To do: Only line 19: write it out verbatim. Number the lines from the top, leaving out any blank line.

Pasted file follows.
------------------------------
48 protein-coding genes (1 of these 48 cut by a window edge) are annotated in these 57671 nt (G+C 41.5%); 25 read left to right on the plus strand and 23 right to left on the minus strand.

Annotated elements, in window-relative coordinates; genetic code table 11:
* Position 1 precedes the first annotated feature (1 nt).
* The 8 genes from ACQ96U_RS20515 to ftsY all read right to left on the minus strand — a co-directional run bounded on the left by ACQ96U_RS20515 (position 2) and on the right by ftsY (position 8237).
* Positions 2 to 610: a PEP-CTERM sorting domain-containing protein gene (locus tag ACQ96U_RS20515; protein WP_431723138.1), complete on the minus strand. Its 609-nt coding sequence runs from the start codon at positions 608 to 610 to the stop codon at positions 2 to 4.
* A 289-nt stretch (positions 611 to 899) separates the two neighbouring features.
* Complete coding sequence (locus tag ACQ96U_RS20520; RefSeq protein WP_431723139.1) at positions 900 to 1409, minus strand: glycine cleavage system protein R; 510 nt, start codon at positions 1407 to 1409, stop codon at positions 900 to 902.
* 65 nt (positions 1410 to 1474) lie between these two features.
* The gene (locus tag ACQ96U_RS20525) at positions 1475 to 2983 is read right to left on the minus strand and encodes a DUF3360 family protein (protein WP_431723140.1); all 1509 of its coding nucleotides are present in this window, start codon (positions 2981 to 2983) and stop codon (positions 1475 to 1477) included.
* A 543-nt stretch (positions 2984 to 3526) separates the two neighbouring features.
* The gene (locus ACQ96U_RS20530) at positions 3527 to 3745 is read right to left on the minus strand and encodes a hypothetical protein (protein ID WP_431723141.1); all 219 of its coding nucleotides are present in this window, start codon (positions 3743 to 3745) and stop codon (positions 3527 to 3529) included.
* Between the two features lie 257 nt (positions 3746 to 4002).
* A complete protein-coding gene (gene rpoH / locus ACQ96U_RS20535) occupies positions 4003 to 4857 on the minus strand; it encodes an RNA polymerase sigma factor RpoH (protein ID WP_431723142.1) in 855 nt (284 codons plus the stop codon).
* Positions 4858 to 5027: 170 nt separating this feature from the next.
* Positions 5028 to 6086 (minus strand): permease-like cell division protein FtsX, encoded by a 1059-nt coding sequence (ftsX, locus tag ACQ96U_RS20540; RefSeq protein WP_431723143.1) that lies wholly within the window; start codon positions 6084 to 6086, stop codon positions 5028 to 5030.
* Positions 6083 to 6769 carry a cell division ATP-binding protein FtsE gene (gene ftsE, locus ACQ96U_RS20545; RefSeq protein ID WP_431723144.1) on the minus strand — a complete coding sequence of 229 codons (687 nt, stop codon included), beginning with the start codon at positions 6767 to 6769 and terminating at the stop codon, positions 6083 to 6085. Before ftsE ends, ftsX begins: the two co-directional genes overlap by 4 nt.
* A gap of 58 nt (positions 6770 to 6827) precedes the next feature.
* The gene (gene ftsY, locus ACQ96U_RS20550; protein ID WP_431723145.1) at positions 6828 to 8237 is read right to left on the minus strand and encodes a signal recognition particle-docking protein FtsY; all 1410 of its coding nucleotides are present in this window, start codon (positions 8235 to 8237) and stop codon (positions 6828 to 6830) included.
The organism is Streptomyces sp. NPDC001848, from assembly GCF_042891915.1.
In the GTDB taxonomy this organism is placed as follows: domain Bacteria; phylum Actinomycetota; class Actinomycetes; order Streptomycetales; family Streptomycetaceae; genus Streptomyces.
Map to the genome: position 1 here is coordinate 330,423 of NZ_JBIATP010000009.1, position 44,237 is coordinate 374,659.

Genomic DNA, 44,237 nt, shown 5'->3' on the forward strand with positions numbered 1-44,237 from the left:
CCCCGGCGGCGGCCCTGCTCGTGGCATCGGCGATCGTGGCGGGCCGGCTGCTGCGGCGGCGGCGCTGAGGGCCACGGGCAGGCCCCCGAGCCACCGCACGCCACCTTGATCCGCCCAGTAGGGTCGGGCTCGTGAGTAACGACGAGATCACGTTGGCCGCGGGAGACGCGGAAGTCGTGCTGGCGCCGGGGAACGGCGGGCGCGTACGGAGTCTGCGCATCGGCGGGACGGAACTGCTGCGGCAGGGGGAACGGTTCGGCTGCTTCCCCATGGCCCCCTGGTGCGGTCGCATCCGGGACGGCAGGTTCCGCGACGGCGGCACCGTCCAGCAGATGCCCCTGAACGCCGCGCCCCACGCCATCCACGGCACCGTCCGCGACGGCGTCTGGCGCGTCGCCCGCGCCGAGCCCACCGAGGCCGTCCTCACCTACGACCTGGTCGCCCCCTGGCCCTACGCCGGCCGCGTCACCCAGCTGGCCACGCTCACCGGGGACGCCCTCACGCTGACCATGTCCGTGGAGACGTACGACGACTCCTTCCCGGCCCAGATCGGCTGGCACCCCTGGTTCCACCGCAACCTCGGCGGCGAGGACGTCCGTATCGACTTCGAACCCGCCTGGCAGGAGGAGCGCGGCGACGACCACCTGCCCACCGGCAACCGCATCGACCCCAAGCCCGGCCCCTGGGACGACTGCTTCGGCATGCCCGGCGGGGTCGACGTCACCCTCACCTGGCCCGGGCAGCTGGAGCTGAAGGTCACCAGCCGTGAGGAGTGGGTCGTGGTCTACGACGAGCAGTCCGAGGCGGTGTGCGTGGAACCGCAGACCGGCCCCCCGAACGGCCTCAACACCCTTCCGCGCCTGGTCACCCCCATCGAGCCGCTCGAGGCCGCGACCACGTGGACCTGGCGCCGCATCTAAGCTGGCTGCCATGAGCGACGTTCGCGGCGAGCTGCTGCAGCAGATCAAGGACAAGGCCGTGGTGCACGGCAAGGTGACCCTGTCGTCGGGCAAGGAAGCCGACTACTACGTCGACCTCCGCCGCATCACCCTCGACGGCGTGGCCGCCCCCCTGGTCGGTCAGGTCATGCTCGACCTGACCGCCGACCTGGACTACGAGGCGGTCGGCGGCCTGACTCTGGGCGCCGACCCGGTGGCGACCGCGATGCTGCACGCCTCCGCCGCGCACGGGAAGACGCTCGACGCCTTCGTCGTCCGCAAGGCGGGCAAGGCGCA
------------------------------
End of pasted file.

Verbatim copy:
The organism is Streptomyces sp. NPDC001848, from assembly GCF_042891915.1.